forward to air. On one visit, I remember, Aunt Ethel said to me, “When you get a little
older, Seth, maybe you’d like to come to South America with me.” I looked at her hard—a
desperate look meant to convey, on the one hand, that I would like that more than life
itself, and on the other, that if she was just toying with me, it was the cruelest thing that
woman had ever done to man.
Over the years, I concocted an elaborate fantasy that, I’m afraid, reveals the obvious
influence of my reading habits at the time, in which Aunt Ethel, after witnessing my father
yell at me about some insignificant infraction, would say, “That’s it. It’ll break my heart if
I have to watch you treat this boy as if he were a common grocer’s child one day longer.
All this boy needs is some love.” And with that, she would grab my arm and announce
to my astonished parents, in classic Dickensian eccentric savior-aunt fashion, “Seth is
coming to live with me.” And out the door we would march, Aunt Ethel and I, headed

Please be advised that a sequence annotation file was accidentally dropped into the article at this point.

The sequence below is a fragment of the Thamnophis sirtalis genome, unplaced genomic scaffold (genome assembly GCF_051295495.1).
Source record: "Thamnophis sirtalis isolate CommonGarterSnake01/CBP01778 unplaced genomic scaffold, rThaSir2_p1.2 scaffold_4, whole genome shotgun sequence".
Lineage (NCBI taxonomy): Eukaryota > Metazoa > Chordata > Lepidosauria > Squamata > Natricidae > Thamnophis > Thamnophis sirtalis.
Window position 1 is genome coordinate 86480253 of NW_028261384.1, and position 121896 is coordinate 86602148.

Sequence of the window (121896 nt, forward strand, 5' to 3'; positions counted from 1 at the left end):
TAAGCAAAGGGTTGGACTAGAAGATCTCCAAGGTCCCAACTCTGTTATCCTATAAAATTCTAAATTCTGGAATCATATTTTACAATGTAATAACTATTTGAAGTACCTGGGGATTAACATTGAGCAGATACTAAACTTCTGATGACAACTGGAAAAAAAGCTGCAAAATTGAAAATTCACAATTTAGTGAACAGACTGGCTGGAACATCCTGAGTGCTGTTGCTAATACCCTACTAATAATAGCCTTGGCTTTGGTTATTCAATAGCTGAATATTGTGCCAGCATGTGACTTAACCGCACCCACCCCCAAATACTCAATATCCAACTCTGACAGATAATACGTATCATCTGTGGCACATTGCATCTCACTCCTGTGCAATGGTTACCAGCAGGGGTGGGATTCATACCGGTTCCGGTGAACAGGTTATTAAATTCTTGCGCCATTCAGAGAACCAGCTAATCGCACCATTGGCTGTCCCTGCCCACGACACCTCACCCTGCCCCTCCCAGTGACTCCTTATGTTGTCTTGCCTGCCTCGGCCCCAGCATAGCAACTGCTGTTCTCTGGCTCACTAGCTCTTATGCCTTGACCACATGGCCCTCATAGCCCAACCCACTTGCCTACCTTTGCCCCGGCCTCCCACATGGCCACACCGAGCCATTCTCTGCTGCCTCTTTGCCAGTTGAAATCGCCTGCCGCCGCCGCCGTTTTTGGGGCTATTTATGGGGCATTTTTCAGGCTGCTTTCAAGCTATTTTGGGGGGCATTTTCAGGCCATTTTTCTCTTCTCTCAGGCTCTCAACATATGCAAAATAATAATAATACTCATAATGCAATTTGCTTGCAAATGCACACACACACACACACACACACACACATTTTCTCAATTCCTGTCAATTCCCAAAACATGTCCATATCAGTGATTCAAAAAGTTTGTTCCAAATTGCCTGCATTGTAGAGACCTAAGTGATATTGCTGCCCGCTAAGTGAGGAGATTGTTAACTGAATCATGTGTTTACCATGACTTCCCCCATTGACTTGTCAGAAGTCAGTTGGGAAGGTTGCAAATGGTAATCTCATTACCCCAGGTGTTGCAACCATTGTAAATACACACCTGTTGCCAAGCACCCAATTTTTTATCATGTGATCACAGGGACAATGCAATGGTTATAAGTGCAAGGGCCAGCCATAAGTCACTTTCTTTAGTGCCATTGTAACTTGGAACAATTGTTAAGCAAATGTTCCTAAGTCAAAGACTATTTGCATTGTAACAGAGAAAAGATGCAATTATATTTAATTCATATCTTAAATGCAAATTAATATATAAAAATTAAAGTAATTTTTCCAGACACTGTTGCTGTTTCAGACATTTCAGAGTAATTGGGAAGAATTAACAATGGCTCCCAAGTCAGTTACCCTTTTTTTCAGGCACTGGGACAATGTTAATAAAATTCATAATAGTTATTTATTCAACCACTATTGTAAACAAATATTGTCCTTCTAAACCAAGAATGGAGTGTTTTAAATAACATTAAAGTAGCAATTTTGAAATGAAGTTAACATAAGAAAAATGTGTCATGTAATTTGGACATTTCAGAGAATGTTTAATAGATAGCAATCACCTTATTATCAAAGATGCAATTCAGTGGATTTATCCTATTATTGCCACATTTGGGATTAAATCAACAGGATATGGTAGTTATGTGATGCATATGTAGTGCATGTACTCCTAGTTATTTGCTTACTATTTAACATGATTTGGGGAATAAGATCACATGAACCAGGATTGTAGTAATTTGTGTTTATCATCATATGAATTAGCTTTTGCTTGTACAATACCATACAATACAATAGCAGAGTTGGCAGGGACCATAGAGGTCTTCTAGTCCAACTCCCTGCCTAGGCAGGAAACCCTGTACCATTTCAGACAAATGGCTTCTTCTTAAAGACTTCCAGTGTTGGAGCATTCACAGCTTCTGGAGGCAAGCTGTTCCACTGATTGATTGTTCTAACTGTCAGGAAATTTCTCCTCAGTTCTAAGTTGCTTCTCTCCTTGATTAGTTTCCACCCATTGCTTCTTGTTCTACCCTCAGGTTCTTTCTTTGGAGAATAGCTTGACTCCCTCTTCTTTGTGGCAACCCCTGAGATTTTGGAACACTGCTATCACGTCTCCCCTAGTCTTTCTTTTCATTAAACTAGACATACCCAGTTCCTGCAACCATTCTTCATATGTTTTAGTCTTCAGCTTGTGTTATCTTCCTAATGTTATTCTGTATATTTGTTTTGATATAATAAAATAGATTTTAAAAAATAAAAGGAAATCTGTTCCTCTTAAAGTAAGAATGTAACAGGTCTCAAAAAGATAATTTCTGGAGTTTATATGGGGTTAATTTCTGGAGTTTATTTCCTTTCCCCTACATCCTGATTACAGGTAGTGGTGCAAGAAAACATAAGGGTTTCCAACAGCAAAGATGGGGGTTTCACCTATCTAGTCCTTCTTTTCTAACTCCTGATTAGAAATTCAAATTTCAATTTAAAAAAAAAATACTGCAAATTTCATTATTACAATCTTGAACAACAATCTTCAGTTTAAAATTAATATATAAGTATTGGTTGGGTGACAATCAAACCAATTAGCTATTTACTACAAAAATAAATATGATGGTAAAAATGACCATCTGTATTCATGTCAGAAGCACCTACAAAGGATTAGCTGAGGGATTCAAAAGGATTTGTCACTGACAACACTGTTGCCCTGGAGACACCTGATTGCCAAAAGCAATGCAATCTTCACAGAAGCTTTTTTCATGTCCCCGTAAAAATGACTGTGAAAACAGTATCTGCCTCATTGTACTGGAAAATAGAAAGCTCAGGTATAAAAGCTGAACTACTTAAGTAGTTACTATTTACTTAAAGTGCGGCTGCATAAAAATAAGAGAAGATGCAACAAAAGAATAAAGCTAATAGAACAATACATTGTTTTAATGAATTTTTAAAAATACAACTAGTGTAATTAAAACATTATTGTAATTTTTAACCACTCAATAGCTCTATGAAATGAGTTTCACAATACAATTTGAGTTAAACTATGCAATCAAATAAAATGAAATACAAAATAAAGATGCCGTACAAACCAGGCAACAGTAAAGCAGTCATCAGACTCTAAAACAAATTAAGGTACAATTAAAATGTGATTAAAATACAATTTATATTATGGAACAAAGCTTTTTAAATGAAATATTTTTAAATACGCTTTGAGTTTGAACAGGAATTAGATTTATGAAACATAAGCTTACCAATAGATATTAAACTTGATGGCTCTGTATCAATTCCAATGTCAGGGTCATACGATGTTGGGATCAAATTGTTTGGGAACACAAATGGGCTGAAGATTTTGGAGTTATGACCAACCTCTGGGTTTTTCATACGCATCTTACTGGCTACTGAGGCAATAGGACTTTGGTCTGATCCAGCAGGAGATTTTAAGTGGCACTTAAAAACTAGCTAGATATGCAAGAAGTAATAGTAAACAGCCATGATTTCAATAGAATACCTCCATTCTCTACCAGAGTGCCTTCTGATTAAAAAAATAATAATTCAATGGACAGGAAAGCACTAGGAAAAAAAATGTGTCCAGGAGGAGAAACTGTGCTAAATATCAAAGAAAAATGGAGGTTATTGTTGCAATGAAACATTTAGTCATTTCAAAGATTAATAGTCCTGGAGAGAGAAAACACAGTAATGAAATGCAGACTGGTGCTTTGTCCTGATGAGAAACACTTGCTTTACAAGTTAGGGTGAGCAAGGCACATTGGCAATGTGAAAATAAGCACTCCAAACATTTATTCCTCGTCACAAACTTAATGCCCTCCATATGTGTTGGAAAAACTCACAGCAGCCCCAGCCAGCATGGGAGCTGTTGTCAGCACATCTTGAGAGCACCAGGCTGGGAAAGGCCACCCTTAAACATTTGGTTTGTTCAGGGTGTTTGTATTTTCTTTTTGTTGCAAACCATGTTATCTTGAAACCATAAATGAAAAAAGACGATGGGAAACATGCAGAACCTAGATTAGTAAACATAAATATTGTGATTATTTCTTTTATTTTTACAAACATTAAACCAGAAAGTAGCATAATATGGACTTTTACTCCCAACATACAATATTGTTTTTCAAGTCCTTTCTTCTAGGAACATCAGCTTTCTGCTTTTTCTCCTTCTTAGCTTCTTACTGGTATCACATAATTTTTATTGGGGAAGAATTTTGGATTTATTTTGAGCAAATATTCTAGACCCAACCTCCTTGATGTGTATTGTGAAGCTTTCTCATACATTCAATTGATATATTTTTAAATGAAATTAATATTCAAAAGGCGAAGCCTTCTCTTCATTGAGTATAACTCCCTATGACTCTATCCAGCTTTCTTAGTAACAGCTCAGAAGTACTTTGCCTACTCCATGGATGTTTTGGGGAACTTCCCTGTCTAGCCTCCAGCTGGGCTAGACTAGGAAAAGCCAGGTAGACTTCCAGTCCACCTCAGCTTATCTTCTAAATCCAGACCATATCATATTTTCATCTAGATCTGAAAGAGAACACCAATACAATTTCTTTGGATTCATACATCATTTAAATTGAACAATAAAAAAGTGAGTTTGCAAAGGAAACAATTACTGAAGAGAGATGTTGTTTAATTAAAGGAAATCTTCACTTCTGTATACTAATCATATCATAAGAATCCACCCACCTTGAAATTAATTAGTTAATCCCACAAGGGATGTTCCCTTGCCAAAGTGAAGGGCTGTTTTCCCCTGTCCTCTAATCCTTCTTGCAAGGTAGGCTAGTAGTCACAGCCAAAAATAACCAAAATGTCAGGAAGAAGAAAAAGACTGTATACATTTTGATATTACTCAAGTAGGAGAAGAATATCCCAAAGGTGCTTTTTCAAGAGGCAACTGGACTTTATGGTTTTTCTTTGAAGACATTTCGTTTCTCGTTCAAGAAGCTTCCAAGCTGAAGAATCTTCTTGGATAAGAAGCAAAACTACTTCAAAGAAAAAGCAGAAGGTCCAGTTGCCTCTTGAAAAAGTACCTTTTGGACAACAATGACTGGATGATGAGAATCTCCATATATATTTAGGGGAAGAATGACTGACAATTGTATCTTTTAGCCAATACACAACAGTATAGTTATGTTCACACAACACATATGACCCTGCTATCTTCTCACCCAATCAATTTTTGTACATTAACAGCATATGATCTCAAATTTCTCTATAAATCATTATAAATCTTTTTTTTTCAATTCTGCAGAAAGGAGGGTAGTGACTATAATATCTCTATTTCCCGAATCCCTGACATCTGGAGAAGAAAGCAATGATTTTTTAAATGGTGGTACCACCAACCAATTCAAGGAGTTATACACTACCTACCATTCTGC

for her palace across the Hudson, as my parents watched, helpless and ashamed, realizing
too late what they had lost.
In the event, I had to make do with Aunt Ethel’s irregular visits to our apartment. My
father refused to visit her in New Jersey (“She wants to see us, she can come here”), and
she rarely made it to ceremonial family gatherings. But whenever some business brought
her to Manhattan, she’d try to make the long trek up to Washington Heights to see my
mother and me.
After my father had been out of work for about six months, Aunt Ethel came by one
Saturday afternoon. My father (not coincidentally) was out, and while my mother made
coffee, I sat down at the kitchen table with Aunt Ethel. Every visit from Aunt Ethel started